Trying to get my head aorund the future of the Internet. I gave a talk on the subject at a recent meeting of the Central Texas World Future Society, and will give another similar talk at Link Coworking at noon on January 8.
In that context, I’ve also been tracking the Wikileaks controversies, thinking to convene a public forum on the subject via EFF-Austin. Is Julian Assange shouting “fire” in a crowded theatre? Or is he a contemporary Daniel Ellsberg variation? Also thinking about transparency; working as an organizer (with the LBJ School) of the Texas Government 2.0 Camp, which will be January 28-29.
A practicing Buddhist, I’m looking into the Gurdjieff work, a different system of thinking, but similar in its cultivation of mindfulness. True mindfulness is easy to conceive but hard hard hard to achieve.
I’ve signed up to be a reviewer for the City of Austin’s Grant for Technology Opportunities, which awards money to community technology projects. I’ve always had an interest in community technology, and that’s revived somewhat as I note that there’s still a digital divide, and it’s even more significant as so much more of what we do in our daily lives requires access to technologies and networks. Also interseted in digital literacy; not long ago Howard Rheingold and I were discussing his next book, which will be on that subject.
The world is incredibly screwed up at the moment; I feel an obligation to get into an active an visible advocacy for the things I think are important… a humane progressive agenda, a positive and transformative cultural agenda, depolarizing politics and an end to the cultural cold war in the U.S. and beyond, commitment to the ideal of sustainability, acknowledgement of and response to the problem of global warming, etc. Can a web developer do all that much? I’m with the army here… we should all try to be all that we can be…
Five years ago at IC2 Institute in Austin, we were talking about digital convergence, and those talks spun off an organization called the Digital Convergence Initiative, the idea being to build a local business cluster of convergent companies. We were ahead of our time, and it was hard for many to get their heads around how such a “horizontal” cluster would work. We were onto an effect of convergence that could be pretty interesting: the edges of verticals will blur, and companies that before convergence had nothing in common will find affinities and synergies that create new forms of business.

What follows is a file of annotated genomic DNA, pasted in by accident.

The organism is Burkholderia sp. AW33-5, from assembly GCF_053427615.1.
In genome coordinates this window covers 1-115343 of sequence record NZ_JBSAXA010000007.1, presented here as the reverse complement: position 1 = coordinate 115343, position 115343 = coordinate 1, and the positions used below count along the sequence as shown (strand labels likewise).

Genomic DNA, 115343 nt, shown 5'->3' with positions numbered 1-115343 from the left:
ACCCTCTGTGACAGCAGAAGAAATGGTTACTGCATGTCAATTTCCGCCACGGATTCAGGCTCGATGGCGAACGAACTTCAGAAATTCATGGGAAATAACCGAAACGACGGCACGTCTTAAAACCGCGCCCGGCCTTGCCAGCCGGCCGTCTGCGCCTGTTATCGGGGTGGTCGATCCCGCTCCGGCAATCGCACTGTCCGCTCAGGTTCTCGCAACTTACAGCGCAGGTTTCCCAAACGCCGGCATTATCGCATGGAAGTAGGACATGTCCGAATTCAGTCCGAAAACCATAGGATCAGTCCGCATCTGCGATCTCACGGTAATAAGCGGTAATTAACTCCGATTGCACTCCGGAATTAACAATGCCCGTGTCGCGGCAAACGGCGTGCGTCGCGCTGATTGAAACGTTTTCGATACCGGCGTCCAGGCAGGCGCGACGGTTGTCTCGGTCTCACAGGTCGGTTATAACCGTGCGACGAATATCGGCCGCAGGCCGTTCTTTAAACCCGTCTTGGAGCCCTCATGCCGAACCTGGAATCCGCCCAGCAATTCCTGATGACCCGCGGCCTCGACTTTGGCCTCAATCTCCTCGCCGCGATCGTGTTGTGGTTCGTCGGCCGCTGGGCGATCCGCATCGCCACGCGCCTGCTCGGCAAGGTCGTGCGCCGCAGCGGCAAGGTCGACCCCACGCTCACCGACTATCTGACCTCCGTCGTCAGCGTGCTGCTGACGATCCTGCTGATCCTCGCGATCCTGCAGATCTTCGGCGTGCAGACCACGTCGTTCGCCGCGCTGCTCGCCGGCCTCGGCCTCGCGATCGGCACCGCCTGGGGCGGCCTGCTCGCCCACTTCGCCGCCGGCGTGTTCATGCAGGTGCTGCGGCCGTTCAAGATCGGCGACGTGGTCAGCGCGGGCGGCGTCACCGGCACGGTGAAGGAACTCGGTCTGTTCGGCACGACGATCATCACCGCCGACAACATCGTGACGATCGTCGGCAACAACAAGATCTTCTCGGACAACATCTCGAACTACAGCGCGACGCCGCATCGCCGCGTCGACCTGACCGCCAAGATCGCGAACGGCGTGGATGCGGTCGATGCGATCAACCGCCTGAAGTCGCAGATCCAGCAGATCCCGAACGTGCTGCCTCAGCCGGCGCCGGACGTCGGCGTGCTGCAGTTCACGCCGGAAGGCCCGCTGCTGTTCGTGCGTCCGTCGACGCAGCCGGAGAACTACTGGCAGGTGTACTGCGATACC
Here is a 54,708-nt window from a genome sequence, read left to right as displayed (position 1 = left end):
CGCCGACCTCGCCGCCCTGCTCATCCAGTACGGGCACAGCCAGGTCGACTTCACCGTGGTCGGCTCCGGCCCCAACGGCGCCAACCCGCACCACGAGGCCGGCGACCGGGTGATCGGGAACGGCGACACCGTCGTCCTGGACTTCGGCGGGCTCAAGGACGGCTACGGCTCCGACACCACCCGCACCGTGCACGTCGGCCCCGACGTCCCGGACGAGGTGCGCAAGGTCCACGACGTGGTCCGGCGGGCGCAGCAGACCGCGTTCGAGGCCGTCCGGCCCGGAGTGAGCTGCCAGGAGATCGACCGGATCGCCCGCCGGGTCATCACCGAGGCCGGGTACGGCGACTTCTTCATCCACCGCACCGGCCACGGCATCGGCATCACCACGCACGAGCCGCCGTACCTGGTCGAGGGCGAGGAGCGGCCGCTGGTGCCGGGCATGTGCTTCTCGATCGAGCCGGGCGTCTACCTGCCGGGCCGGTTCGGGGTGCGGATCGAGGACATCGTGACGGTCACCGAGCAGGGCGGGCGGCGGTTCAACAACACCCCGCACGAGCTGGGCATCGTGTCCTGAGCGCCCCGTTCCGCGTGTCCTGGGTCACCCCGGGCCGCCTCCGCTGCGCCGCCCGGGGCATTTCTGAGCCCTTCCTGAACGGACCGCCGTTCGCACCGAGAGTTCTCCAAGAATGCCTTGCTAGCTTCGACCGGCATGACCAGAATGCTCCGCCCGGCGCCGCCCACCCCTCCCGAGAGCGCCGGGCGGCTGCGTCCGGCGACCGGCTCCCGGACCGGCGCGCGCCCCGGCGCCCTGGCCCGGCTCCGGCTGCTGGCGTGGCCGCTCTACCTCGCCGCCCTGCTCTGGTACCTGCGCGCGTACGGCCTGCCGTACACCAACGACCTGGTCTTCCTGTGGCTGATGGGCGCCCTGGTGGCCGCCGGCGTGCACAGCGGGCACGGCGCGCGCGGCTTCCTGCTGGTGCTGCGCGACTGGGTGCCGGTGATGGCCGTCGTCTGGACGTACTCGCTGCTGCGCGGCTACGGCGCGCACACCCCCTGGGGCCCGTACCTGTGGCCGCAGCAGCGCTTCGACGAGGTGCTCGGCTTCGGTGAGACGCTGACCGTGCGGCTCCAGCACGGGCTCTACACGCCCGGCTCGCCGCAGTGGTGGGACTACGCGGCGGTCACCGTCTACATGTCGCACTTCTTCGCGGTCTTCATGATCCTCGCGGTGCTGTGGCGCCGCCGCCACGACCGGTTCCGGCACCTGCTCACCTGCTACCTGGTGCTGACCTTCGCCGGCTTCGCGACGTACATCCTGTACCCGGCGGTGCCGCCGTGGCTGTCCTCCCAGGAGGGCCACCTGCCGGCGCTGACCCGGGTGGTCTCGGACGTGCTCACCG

Phi Beta Iota: We have been beneficiaries of Jon Lebkowsky's good-hearted genius and will start following his blog, which is being added to Righteous Sites today. The ten areas covered by the cited article include Shopping, Relationships, Business Deliveries, Maps, Education, Politics, Society, War, Advertising. The bottom line for the public is that accountability and transparency is virtually inevitable, and we will eventually eradicate corruption including fraud, waste, and abuse. The only question is how soon and will it be soon enough. We think it will. Like Jon, we are optimists.
Here are the last two paragraphs with the links recommended:
Linked data and the future
The examples of data mentioned in this article are innovative, exciting and life changing, but the best is yet to come. The majority of the information that we use in our daily lives is “dumb”, or unconnected. The next step is “linked data”, or data that talks to each other. In the UK, Tim Berners-Lee and the team behind Data.gov.uk are aiming to create a linked database of Government information. By providing all data the Government produces in a linked format, individuals will be able to pull in different sets of data to produce new and innovative ways of understanding how our Government and the world works.
FluidDB, a start-up company run by Terry Jones, and with backing from Tim O'Reilly and Esther Dyson and others, is tackling this field from a different angle. FluidDB wants to create a “writeable world”, where physical objects have virtual identities, which can be updated and called upon by any individual with access to the internet. That could mean tweets and status updates about everything from a brand of toothpaste to the Eiffel Tower could contribute to a collective database. The possibilities for collaboration are endless.